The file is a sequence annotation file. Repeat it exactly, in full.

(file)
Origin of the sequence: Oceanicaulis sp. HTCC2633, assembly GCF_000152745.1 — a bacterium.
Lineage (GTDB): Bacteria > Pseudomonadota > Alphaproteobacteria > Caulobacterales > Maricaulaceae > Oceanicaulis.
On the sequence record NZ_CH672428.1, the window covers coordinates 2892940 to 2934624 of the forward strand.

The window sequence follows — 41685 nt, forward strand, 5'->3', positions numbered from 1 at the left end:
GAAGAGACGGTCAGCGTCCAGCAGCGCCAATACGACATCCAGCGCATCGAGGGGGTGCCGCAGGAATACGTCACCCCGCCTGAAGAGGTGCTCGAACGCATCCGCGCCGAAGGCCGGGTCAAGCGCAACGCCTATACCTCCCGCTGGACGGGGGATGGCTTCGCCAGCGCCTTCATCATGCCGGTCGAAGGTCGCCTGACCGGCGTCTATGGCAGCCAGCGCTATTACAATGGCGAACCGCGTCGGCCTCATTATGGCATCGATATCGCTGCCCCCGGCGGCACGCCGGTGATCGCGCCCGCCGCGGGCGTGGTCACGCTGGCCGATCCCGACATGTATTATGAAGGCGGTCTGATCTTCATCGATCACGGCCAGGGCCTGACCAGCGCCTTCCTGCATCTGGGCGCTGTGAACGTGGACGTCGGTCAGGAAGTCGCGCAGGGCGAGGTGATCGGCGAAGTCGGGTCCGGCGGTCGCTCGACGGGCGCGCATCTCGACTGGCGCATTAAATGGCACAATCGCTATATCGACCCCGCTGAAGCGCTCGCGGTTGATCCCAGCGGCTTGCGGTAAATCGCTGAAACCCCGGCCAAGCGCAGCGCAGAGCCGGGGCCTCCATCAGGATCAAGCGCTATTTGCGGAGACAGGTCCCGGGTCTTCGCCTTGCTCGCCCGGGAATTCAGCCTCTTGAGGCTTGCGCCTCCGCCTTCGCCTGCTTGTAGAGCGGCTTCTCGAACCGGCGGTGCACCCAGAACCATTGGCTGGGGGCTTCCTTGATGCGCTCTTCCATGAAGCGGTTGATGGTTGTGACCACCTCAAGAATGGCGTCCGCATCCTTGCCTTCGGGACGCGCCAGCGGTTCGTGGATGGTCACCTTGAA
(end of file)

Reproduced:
Origin of the sequence: Oceanicaulis sp. HTCC2633, assembly GCF_000152745.1 — a bacterium.
Lineage (GTDB): Bacteria > Pseudomonadota > Alphaproteobacteria > Caulobacterales > Maricaulaceae > Oceanicaulis.
On the sequence record NZ_CH672428.1, the window covers coordinates 2892940 to 2934624 of the forward strand.

The window sequence follows — 41685 nt, forward strand, 5'->3', positions numbered from 1 at the left end:
GAAGAGACGGTCAGCGTCCAGCAGCGCCAATACGACATCCAGCGCATCGAGGGGGTGCCGCAGGAATACGTCACCCCGCCTGAAGAGGTGCTCGAACGCATCCGCGCCGAAGGCCGGGTCAAGCGCAACGCCTATACCTCCCGCTGGACGGGGGATGGCTTCGCCAGCGCCTTCATCATGCCGGTCGAAGGTCGCCTGACCGGCGTCTATGGCAGCCAGCGCTATTACAATGGCGAACCGCGTCGGCCTCATTATGGCATCGATATCGCTGCCCCCGGCGGCACGCCGGTGATCGCGCCCGCCGCGGGCGTGGTCACGCTGGCCGATCCCGACATGTATTATGAAGGCGGTCTGATCTTCATCGATCACGGCCAGGGCCTGACCAGCGCCTTCCTGCATCTGGGCGCTGTGAACGTGGACGTCGGTCAGGAAGTCGCGCAGGGCGAGGTGATCGGCGAAGTCGGGTCCGGCGGTCGCTCGACGGGCGCGCATCTCGACTGGCGCATTAAATGGCACAATCGCTATATCGACCCCGCTGAAGCGCTCGCGGTTGATCCCAGCGGCTTGCGGTAAATCGCTGAAACCCCGGCCAAGCGCAGCGCAGAGCCGGGGCCTCCATCAGGATCAAGCGCTATTTGCGGAGACAGGTCCCGGGTCTTCGCCTTGCTCGCCCGGGAATTCAGCCTCTTGAGGCTTGCGCCTCCGCCTTCGCCTGCTTGTAGAGCGGCTTCTCGAACCGGCGGTGCACCCAGAACCATTGGCTGGGGGCTTCCTTGATGCGCTCTTCCATGAAGCGGTTGATGGTTGTGACCACCTCAAGAATGGCGTCCGCATCCTTGCCTTCGGGACGCGCCAGCGGTTCGTGGATGGTCACCTTGAA